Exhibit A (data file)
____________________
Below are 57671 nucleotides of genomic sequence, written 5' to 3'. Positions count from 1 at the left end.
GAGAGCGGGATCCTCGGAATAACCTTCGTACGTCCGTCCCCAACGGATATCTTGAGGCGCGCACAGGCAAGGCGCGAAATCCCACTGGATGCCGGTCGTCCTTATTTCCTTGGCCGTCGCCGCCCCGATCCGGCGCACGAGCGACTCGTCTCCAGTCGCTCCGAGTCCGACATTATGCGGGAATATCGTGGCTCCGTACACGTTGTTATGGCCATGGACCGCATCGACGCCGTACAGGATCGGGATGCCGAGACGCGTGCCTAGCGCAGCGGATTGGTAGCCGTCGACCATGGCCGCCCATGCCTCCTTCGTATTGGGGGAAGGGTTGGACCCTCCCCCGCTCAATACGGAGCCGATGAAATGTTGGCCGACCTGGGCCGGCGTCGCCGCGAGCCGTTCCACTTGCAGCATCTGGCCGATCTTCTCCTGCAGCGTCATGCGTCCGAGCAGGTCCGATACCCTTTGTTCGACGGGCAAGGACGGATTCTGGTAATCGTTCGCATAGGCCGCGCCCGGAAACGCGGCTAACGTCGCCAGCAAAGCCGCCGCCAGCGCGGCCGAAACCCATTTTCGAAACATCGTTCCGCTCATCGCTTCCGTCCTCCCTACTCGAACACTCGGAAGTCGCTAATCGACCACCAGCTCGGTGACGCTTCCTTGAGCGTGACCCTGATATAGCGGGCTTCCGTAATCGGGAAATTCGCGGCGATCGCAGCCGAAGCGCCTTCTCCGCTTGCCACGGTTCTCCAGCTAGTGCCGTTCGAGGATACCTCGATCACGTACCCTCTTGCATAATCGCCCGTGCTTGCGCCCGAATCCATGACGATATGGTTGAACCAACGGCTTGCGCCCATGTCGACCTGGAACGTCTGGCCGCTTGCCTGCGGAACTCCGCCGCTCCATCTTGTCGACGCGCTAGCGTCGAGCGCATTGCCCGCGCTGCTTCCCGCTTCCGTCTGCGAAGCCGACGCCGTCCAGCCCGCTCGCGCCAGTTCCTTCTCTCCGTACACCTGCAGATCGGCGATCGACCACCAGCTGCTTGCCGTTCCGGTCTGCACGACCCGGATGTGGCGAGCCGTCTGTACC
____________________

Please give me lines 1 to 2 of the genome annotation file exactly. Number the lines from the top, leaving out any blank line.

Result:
Below are 57671 nucleotides of genomic sequence, written 5' to 3'. Positions count from 1 at the left end.
GAGAGCGGGATCCTCGGAATAACCTTCGTACGTCCGTCCCCAACGGATATCTTGAGGCGCGCACAGGCAAGGCGCGAAATCCCACTGGATGCCGGTCGTCCTTATTTCCTTGGCCGTCGCCGCCCCGATCCGGCGCACGAGCGACTCGTCTCCAGTCGCTCCGAGTCCGACATTATGCGGGAATATCGTGGCTCCGTACACGTTGTTATGGCCATGGACCGCATCGACGCCGTACAGGATCGGGATGCCGAGACGCGTGCCTAGCGCAGCGGATTGGTAGCCGTCGACCATGGCCGCCCATGCCTCCTTCGTATTGGGGGAAGGGTTGGACCCTCCCCCGCTCAATACGGAGCCGATGAAATGTTGGCCGACCTGGGCCGGCGTCGCCGCGAGCCGTTCCACTTGCAGCATCTGGCCGATCTTCTCCTGCAGCGTCATGCGTCCGAGCAGGTCCGATACCCTTTGTTCGACGGGCAAGGACGGATTCTGGTAATCGTTCGCATAGGCCGCGCCCGGAAACGCGGCTAACGTCGCCAGCAAAGCCGCCGCCAGCGCGGCCGAAACCCATTTTCGAAACATCGTTCCGCTCATCGCTTCCGTCCTCCCTACTCGAACACTCGGAAGTCGCTAATCGACCACCAGCTCGGTGACGCTTCCTTGAGCGTGACCCTGATATAGCGGGCTTCCGTAATCGGGAAATTCGCGGCGATCGCAGCCGAAGCGCCTTCTCCGCTTGCCACGGTTCTCCAGCTAGTGCCGTTCGAGGATACCTCGATCACGTACCCTCTTGCATAATCGCCCGTGCTTGCGCCCGAATCCATGACGATATGGTTGAACCAACGGCTTGCGCCCATGTCGACCTGGAACGTCTGGCCGCTTGCCTGCGGAACTCCGCCGCTCCATCTTGTCGACGCGCTAGCGTCGAGCGCATTGCCCGCGCTGCTTCCCGCTTCCGTCTGCGAAGCCGACGCCGTCCAGCCCGCTCGCGCCAGTTCCTTCTCTCCGTACACCTGCAGATCGGCGATCGACCACCAGCTGCTTGCCGTTCCGGTCTGCACGACCCGGATGTGGCGAGCCGTCTGTACC